Time to Bet on This Brazilian Bank?
Santander Brasil is primed to benefit from opportunities in Brazil's lucrative banking market.
As we mentioned last week, Banco Santander Brasil will put together one of the largest IPOs of the year, attempting to raise almost $7 billion. We think the offering itself is fairly valued, and worth $13 per ADR, roughly in the middle of its offer range.
At the same time, we think Santander Brasil is primed to benefit from opportunities in Brazil's lucrative banking market. With the shares set to begin trading this week, Morningstar equity analyst Maclovio Pina presents his investment thesis on the bank below:
"Santander Brasil is the smallest member of Brazil's lucrative four-bank oligopoly, which controls about 60% of the system's assets. As with Itau Unibanco (ITUB) and Banco Bradesco (BBD), we think Brazil's conservatively regulated and highly profitable banking system, along with the country's attractive demographics, will provide lush grounds for Santander Brasil to profitably grow in years to come despite the short-term challenges it faces.
" Banco Santander Central Hispano (STD), Spain's largest bank, remains the majority stakeholder of Santander Brasil, a trait we view as an advantage. In our opinion, the Brazilian subsidiary benefits from the well-run Spanish group's vast experience in integrations and expansions. A clear example is its massive integration with Banco Real, which was purchased from ABN AMRO in 2008. Although far from finished, it has come a long way, with improvements in efficiency already surfacing. Further, the Spanish bank's broad reach, particularly in Latin America, often makes Santander Brasil the institution of choice when Brazilian businesses need a bank to help them develop their operations beyond their native country. We think this puts Santander Brasil in a unique position to gain market share.
"Both credit and insurance penetration are relatively low in Brazil, and all banks are aggressively courting Brazil's growing middle class. In our view, Santander Brasil is especially well-positioned to take advantage of this growth, as the bank is under-leveraged with its equity base equal to a whopping 20% of its assets (roughly twice Itau Unibanco and Bradesco). In our view, it has plenty of funds to deploy through building more branches and growing its loan book without resorting to heavy future equity raises.
"While its future prospects are promising, Santander Brasil will have to successfully deal with some short-term woes. The Brazilian economy seems to have stabilized, yet we think growth in the near term will be challenging. In addition, the effects of the downturn are still being felt as non-performing loans continue to rise and are now around 8% of loans. In contrast with its peers, Santander Brasil's allowances for bad loans cover only about 80% of non-performing loans (vs. 140% and 120% at Itau Unibanco and Bradesco, respectively). We think this will result in its competitors posting higher profitability, allowing them to draw down their reserves right after loan losses peak, whereas Santander Brasil will be somewhat restrained from doing so as it rebuilds its allowance.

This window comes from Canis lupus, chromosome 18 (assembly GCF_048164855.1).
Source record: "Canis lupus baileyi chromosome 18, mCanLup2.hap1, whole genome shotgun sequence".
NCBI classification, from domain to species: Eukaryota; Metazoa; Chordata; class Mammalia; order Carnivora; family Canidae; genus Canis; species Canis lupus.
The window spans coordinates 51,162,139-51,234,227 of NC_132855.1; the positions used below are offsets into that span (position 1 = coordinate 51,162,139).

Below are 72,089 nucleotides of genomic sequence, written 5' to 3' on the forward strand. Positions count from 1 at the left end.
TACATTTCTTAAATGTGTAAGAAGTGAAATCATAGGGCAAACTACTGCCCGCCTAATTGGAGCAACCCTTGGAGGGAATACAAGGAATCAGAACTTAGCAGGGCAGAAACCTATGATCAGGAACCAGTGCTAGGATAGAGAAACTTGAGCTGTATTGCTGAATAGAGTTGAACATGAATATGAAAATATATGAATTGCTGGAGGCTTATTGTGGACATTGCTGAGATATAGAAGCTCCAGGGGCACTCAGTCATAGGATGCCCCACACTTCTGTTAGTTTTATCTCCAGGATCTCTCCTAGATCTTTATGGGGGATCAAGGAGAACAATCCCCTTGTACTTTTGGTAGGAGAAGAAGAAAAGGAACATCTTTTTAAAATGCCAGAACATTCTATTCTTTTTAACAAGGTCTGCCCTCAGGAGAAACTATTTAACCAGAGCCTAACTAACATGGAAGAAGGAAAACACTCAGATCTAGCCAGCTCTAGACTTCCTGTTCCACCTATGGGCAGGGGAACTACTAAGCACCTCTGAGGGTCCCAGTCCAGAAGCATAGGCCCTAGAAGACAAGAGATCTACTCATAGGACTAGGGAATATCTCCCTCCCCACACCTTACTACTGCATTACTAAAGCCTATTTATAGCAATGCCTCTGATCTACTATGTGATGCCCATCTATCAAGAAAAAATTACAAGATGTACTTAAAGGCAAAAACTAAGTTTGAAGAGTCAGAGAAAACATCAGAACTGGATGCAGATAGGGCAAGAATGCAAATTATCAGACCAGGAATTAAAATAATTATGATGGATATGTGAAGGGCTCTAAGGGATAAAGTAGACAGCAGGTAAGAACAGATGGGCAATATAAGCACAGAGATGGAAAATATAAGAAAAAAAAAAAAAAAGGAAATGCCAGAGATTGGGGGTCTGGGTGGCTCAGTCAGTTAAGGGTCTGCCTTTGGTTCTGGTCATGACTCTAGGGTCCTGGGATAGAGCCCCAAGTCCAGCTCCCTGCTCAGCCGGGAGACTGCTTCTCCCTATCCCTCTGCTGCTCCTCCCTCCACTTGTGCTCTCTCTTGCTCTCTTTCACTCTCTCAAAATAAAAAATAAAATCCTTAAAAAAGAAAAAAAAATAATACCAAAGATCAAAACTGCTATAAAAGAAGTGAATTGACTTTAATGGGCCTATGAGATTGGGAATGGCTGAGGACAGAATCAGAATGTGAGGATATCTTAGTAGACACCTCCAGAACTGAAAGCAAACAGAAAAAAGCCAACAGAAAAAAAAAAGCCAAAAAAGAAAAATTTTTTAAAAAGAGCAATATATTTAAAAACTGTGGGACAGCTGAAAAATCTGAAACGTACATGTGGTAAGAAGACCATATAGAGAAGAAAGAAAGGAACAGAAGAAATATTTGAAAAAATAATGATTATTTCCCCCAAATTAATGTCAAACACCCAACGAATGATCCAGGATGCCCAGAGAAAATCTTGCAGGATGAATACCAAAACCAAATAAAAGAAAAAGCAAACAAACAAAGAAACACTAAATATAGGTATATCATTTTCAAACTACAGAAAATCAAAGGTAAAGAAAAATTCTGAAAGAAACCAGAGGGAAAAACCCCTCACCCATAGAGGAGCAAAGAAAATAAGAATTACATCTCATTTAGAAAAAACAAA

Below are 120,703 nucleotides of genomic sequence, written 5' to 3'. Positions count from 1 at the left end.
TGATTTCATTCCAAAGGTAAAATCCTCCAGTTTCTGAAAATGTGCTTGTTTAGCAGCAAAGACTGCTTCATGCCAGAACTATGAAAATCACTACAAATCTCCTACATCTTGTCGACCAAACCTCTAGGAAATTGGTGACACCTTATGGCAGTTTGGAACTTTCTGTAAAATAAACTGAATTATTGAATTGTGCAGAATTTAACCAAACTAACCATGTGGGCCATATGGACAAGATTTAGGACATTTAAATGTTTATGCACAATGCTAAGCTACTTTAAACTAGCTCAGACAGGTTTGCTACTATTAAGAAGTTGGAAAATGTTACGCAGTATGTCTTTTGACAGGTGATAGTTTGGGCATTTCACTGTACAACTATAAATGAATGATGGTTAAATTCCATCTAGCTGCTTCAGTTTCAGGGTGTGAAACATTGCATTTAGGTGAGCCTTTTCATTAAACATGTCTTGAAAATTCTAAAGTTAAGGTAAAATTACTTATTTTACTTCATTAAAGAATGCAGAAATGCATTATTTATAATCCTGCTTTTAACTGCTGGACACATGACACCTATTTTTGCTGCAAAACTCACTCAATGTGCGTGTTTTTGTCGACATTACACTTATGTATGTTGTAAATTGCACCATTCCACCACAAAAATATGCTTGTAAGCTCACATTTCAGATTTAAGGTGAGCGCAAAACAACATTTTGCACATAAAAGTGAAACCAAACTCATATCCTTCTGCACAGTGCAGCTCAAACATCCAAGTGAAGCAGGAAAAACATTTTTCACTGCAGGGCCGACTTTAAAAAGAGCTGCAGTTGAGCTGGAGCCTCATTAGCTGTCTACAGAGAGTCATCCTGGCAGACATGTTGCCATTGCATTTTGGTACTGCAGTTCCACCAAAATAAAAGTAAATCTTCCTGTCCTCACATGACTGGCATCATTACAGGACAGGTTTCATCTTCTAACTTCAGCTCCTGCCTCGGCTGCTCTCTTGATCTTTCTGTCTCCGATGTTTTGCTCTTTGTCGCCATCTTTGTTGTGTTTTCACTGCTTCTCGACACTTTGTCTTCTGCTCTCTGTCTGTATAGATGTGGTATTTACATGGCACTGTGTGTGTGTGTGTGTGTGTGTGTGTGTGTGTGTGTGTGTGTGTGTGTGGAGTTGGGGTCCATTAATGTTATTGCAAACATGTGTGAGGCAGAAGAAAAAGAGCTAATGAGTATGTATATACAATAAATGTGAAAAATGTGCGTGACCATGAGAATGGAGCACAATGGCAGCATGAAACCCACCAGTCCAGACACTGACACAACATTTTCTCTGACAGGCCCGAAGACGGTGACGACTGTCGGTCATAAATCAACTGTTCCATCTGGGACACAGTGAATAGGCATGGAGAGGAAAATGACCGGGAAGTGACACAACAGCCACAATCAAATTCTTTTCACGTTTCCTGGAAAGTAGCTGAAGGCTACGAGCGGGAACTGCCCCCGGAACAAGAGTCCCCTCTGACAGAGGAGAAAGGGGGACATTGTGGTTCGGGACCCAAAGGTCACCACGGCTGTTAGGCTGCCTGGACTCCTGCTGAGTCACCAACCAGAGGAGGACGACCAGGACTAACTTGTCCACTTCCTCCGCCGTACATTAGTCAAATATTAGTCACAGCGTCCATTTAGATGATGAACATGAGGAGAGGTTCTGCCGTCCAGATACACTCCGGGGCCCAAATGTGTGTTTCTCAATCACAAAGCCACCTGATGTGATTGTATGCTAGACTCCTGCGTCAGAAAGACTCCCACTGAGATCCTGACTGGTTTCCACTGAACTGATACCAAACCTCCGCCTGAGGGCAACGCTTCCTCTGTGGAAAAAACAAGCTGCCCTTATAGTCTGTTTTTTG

"All in all, we like Santander Brasil's prospects. As long as it refrains from growing for growth's sake, without safeguarding profitability or relaxing its credit standards, we think the bank will become an increasingly important player in this attractive market."
Mac uses a probability-weighted scenario analysis to arrive at his fair value estimate of $13 per ADR, explained below:
"Our base case (60% probability) projects net charge-offs continue to rise in 2009 and remain quite elevated during 2010, at 4.7% and 4.3% of loans, respectively. We expect a low asset growth rate of 6% for 2009, increasing to around 13% next year as the Brazilian economy picks up. The downside case (25% weight) has loan losses deteriorating and reaching 5.5% and 4.9% of loans in this year and the next, respectively. In this scenario, we think the bank would also find organic expansion much more difficult, and growth would amount to about half of that in the base case. Both loan losses and growth reflect a much stronger economy in our upside case (15% chance). As businesses' and households' finances regain their former health, they should be able to get current in their loan payments driving demand for credit upward. Net charge-offs would be about 4.3% and 3.9% of loans in 2009 and 2010, respectively, in our view. With loan losses on the rise, the bank will have to keep replenishing its reserves, which will put pressure on near-term profits, in our opinion. However, we think that by mid-2011, the bank should be in good shape to outearn our estimated 15% cost of equity.
"Our base, downside, and upside scenarios, respectively, yield fair values of BRL 0.24, BRL 0.10, and BRL 0.31 per Brazilian share. At 105 shares per ADR and using an exchange rate of roughly BRL 1.80 per U.S. dollar, we arrive at our $13 fair value estimate."
Bill Buhr does not own (actual or beneficial) shares in any of the securities mentioned above. Find out about Morningstar’s editorial policies.